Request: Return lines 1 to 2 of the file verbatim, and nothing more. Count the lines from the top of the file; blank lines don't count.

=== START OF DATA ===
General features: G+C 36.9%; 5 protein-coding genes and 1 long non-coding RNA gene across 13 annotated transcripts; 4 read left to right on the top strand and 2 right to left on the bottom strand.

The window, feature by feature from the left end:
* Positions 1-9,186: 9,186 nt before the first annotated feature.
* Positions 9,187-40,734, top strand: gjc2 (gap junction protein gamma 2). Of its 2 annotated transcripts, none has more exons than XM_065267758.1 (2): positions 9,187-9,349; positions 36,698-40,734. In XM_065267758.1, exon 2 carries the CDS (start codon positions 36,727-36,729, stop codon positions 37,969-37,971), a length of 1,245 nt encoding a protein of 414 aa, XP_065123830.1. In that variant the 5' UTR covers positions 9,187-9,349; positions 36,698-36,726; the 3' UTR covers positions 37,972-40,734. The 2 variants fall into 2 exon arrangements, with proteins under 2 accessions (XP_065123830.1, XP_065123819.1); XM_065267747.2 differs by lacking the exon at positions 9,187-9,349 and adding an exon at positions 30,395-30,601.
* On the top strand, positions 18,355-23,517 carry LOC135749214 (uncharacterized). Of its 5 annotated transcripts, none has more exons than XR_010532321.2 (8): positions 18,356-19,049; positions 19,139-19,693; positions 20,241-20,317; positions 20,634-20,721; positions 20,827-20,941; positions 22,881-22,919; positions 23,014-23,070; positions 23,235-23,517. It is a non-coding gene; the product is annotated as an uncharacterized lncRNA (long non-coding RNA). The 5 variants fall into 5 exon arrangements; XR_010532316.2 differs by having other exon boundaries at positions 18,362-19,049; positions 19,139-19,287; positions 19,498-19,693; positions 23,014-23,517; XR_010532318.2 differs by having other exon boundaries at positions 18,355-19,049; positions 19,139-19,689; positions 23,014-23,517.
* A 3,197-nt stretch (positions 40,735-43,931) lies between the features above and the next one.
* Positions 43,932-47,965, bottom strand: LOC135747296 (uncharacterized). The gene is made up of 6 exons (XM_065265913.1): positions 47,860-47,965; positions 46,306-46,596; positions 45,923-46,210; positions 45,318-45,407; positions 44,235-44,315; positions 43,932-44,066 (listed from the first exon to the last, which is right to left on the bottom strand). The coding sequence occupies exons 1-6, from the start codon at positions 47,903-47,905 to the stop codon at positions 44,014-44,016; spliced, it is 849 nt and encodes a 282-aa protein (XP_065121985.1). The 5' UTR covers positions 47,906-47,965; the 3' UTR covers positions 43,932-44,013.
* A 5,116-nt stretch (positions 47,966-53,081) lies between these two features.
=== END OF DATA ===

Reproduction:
General features: G+C 36.9%; 5 protein-coding genes and 1 long non-coding RNA gene across 13 annotated transcripts; 4 read left to right on the top strand and 2 right to left on the bottom strand.

The window, feature by feature from the left end: